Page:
- OPIA/Office of Policing Policy. Formally codifying the Office of Public Integrity & Accountability (OPIA), and establishing within OPIA an “Office of Policing Policy” to oversee implementation of the Excellence in Policing initiative and develop additional resources, tools, and training to assist the State’s law enforcement agencies and officers.
“New Jersey has some of the finest law enforcement officers in the country, and our new initiative will help the Garden State maintain its position as a national model for policing in the 21st century,” said Attorney General Grewal. “We’re promoting the culture of professionalism, accountability, and transparency that are hallmarks of New Jersey’s best law enforcement agencies, and we’re showing the rest of the country how we can build police-community trust while also protecting public safety. Our state’s 36,000 law enforcement officers deserve nothing less.”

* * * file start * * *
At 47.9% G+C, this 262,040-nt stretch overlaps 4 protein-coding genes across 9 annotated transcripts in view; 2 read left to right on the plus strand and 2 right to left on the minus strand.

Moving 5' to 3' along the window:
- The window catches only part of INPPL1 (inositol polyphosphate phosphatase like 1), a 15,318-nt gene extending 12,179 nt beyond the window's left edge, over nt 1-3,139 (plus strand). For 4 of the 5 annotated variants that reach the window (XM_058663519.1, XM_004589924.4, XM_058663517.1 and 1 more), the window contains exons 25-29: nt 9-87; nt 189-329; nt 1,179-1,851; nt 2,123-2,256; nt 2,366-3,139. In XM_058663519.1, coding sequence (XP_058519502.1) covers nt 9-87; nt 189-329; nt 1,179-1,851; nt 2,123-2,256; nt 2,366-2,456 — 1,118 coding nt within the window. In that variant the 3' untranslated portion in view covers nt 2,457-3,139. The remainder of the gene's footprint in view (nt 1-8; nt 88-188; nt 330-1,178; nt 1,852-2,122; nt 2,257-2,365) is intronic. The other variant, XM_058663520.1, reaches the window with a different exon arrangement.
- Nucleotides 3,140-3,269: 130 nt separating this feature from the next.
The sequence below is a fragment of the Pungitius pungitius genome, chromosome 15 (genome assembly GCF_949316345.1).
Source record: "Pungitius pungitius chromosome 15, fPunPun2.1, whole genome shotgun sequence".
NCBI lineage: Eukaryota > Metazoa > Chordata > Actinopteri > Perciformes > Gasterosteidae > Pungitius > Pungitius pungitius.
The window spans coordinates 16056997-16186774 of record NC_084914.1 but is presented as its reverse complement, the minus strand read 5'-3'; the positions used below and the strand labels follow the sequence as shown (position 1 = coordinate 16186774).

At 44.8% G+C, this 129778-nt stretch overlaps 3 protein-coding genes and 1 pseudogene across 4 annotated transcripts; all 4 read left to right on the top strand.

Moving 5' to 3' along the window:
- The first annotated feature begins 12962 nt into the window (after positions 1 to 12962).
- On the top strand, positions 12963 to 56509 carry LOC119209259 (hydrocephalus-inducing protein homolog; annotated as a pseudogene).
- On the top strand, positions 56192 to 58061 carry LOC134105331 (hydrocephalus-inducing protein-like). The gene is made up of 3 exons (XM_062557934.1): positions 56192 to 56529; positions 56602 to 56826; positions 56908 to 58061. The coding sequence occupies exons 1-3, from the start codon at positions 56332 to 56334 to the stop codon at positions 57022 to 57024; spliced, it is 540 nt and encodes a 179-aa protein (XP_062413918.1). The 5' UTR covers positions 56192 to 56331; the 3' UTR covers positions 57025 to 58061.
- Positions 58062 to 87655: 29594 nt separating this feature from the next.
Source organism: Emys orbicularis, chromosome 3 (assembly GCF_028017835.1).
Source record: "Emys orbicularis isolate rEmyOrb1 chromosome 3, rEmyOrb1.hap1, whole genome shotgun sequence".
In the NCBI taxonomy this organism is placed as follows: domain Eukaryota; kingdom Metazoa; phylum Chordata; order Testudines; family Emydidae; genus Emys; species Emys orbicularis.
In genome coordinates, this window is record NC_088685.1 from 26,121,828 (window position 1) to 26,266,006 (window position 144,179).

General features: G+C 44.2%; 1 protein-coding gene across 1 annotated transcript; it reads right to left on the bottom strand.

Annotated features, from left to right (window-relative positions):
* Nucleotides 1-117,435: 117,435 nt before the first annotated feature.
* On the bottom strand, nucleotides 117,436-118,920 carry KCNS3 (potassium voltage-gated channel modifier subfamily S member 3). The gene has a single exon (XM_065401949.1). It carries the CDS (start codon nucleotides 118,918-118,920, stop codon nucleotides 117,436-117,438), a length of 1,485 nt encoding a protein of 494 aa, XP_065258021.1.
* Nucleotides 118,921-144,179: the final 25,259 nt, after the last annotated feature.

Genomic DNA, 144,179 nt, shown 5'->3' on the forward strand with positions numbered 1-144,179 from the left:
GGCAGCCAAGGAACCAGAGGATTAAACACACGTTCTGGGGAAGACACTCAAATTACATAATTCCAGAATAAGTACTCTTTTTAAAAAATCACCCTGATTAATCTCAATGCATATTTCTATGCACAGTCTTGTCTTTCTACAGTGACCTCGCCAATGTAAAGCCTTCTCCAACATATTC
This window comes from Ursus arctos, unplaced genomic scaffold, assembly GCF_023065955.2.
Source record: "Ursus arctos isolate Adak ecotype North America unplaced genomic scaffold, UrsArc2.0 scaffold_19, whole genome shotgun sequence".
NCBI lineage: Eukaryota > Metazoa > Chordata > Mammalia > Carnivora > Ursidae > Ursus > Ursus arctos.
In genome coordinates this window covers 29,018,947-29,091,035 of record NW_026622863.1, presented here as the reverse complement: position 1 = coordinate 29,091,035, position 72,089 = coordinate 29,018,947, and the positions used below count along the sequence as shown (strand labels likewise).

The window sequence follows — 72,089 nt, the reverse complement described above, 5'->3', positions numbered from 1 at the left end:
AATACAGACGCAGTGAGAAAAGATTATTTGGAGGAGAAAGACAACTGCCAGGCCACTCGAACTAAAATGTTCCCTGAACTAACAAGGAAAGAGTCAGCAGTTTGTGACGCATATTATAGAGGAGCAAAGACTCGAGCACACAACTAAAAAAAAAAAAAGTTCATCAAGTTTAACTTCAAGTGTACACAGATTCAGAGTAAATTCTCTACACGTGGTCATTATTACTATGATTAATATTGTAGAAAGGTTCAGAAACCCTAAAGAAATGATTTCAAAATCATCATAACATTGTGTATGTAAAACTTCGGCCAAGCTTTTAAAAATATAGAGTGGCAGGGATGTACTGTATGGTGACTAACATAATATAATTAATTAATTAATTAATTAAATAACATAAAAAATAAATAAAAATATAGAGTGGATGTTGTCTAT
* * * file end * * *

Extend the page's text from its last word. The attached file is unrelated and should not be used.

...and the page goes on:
“These policies will ensure that our police officers have the training, support, and supervision they need to meet the highest standards of their profession,” said OPIA Executive Director Thomas Eicher, which is spearheading many of the reforms. “The vast majority of our officers serve with honor and integrity, and they deserve a system that highlights their good work and roots out those who dishonor the profession.”
“The law enforcement community is comprised of men and women who serve as prosecutors, undercover officers, detectives, uniformed boots on the ground, just to name a few, but one common denominator among these individuals who followed the call of duty is their unwavering dedication to providing the citizens of New Jersey the most professional and compassionate service in the country,” said Colonel Patrick Callahan of the New Jersey State Police. “The Excellence in Policing Initiative will further aid New Jersey law enforcement with maintaining this commitment by establishing cutting-edge training protocols and early intervention systems, which will ensure that New Jersey continues to be a national model for law enforcement.”